Wednesday, July 23, 2008

Book Review: The Circle Trilogy by Ted Dekker

Thomas Hunter is man caught between two worlds. After hitting his head, he wakes up in an alternate future Earth separated into areas of good and evil. When Hunter sleeps in the alternate world, he wakes in our Earth, and vice versa. This is the premise of Ted Dekker’s masterful Circle Trilogy.

The Circle Trilogy is composed of the books, Black, Red, and White. The books are a science-fiction/fantasy epic as well as a spiritual allegory. In a true Alpha and Omega story, Dekker provides a synopsis of the Bible from the Garden of Eden through the resurrection of Jesus to the birth of the Christian church.

The first book in the series, Black, begins as Hunter discovers his predicament and begins to learn about the future world. An encounter with the demonic Teeleh reveals to Hunter that a deadly virus is about to be unleashed in the 21st century Earth. When he sleeps in the future and wakes in the present, Hunter begins a quest to convince authorities of the danger and stop the virus, which according to the Histories, leads to the Great Deception, a Tribulation-like era.

The future world seems to be representative of both the future Millennial Reign of Christ as well humanity’s past in the Garden of Eden. We are specifically told that it is a future Earth and this is confirmed in Red and White as we learn more about the Books of the Histories, volumes that contain details of the Earth’s history. Some books of the Bible, including the Gospel of John, are included in the Books of the Histories.

Hunter’s future Earth is also symbolic of the Garden of Eden. Even though there is a large society, rather than a single couple, the good side of the future Earth is a beautiful and innocent place characterized by a lush rainbow forest where God, Elyon, and man exist together. The inhabitants of the rainbow forest are protected from the demonic bats, inhabitants of the dark forest, by a river that separates the two forests. The river is bridged, but the bats cannot cross. Unfortunately, the paradise that is the rainbow forest is vulnerable to rebellion and the bats are only too willing to deceive the humans with their forbidden water, which Teeleh claims will give knowledge.

Red is the fall of man. The bats are unleashed from the dark forest and wreak havoc on the rainbow forest. A disease is unleashed in both worlds. The deadly virus is unleashed by terrorists in our world, while the destruction of the rainbow forests leads to a degenerative skin disease in the future. The skin disease can be treated by obeying a set of rules handed down by Elyon, including bathing in protected lakes. The Forest People, as they are now called, have added to these rules over the years to create a complex code called the Great Romance, which is akin to the Talmud. The priest who oversees the new religion is Ciphus.

The Forest People are in a state of constant war with the Horde, the remnants of the rainbow forest dwellers who are victims of the skin disease. Hunter is now leader of the Forest Guard, a legend among friend and foe alike. Meanwhile, in the present day, Hunter leads a desperate effort to find an anti-virus to save the world from a horrible death.

The title of the book refers to the blood shed by a former member of the Forest Guard who tries to make peace between the Horde and the Forest People. Instead, he is betrayed and executed in an obvious allusion to Jesus Christ. His sacrifice leads to a method of permanently curing the skin disease by being “baptized” in a pool of red water.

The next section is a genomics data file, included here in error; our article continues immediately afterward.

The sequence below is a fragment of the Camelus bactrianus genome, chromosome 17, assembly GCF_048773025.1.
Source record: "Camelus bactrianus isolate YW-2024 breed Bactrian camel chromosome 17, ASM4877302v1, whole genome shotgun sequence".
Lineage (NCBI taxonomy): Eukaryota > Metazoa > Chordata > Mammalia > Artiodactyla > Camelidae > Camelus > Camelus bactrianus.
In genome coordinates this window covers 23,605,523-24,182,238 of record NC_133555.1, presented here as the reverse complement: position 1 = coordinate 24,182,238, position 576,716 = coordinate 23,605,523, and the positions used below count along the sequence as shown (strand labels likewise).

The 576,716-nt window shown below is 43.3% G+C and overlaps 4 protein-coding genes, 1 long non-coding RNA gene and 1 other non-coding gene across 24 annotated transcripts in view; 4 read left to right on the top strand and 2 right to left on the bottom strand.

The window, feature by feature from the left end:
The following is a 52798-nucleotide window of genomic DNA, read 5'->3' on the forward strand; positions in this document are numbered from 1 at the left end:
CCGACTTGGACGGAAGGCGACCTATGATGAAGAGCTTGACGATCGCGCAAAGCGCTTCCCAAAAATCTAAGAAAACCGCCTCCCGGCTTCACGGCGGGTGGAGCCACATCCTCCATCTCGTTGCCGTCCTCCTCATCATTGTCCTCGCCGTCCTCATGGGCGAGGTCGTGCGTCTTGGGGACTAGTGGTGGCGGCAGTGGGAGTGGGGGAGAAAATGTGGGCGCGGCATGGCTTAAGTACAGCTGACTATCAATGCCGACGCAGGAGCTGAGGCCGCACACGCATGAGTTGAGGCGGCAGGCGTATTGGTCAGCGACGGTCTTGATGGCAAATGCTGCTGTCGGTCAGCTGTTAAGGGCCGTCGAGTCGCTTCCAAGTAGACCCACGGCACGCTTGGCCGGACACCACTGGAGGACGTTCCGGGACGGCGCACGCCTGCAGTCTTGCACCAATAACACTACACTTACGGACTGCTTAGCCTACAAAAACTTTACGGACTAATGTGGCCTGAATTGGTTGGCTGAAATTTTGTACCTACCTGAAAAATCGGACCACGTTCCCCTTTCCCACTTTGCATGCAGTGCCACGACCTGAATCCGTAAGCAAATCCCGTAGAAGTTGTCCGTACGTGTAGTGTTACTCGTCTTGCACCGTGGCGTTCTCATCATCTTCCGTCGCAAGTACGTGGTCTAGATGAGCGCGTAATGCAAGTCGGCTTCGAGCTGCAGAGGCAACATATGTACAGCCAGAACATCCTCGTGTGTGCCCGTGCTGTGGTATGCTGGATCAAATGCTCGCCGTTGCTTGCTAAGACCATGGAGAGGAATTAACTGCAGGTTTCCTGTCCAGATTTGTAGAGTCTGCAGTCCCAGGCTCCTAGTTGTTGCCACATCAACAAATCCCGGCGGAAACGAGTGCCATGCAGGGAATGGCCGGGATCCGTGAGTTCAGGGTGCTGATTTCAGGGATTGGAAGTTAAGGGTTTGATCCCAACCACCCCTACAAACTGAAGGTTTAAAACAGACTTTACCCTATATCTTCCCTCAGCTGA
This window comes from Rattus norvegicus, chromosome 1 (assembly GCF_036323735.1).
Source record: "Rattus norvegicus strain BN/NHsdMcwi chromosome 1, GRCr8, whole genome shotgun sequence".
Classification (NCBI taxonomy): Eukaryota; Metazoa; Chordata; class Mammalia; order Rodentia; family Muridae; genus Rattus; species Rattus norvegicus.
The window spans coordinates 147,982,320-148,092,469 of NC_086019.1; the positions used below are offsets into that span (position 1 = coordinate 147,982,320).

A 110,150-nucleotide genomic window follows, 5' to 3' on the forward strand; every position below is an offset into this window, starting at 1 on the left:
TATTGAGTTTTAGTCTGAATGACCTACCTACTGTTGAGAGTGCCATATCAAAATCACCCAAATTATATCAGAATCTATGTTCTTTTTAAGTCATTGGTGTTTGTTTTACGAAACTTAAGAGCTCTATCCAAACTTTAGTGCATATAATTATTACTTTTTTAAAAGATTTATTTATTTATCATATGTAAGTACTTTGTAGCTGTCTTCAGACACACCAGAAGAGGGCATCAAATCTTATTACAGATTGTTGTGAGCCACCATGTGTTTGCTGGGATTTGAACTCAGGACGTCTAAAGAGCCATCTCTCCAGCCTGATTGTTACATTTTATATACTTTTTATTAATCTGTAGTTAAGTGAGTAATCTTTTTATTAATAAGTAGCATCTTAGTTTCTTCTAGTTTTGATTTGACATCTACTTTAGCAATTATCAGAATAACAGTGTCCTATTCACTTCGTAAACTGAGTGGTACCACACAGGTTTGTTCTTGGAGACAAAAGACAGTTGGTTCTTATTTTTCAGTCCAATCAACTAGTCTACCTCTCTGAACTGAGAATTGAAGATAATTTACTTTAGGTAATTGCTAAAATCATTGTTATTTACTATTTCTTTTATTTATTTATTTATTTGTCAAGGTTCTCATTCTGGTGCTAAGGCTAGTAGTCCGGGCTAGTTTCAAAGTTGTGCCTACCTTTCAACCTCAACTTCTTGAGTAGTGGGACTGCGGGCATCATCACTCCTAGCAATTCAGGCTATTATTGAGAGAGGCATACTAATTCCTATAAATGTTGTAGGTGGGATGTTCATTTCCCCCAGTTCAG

The series concludes with White. The final installment deals with last-ditch attempts to forestall the virus. In the future, Hunter tries to gain access to the Books of the Histories while engaging in covert operations in the present day. White also deals with the persecution by the Horde of the new sect called the Circle. The volume is an allegory of the love of Elyon for His people, whom He considers His bride.

The Circle Trilogy is entertaining and spiritually enlightening on many levels. It can be read as a dramatic supernatural thriller in the vein of Stephen King or it can be viewed as parable of the Gospel. The fast-paced plot, as unlikely as it is, draws the reader in and makes the books difficult to put down. By transporting the story of Christ from the distant past to the distant future, Dekker deepens our understanding of why Jesus offered Himself for us, and what it must have been like for the people of Christ’s time who watched the world shattering events at close range.

In addition to traditional novels, the Circle Trilogy is also available as a series of graphic novels. The comic-style picture novels bring the story of Thomas Hunter to younger readers.

1 comment:

Frankie 1337 said...

We live in a world where so much of the Christian church is based around forcing rigid interpretations of the Word onto congregations with the attitude of "believe exactly this or get out". Members are encouraged more to rally against different interpretations than to fellowship with others based on the basic beliefs that all Christians share - that He is the Lord, He has saved us, and that we will find everlasting life.

In this world I've described, it is so refreshing to see a work that tells His story in the most basic way possible. There are no politics, no warcries, no rigid interpretations; instead, we're treated to the most fundamental truths that I think most all followers and believers can agree on.

The Circle trilogy has meant a lot to me in my walk, and I plan on keeping them around for when my baby girl grows up. A little simplicity of message is a hard thing to come by these days.

Great review =D Thanks.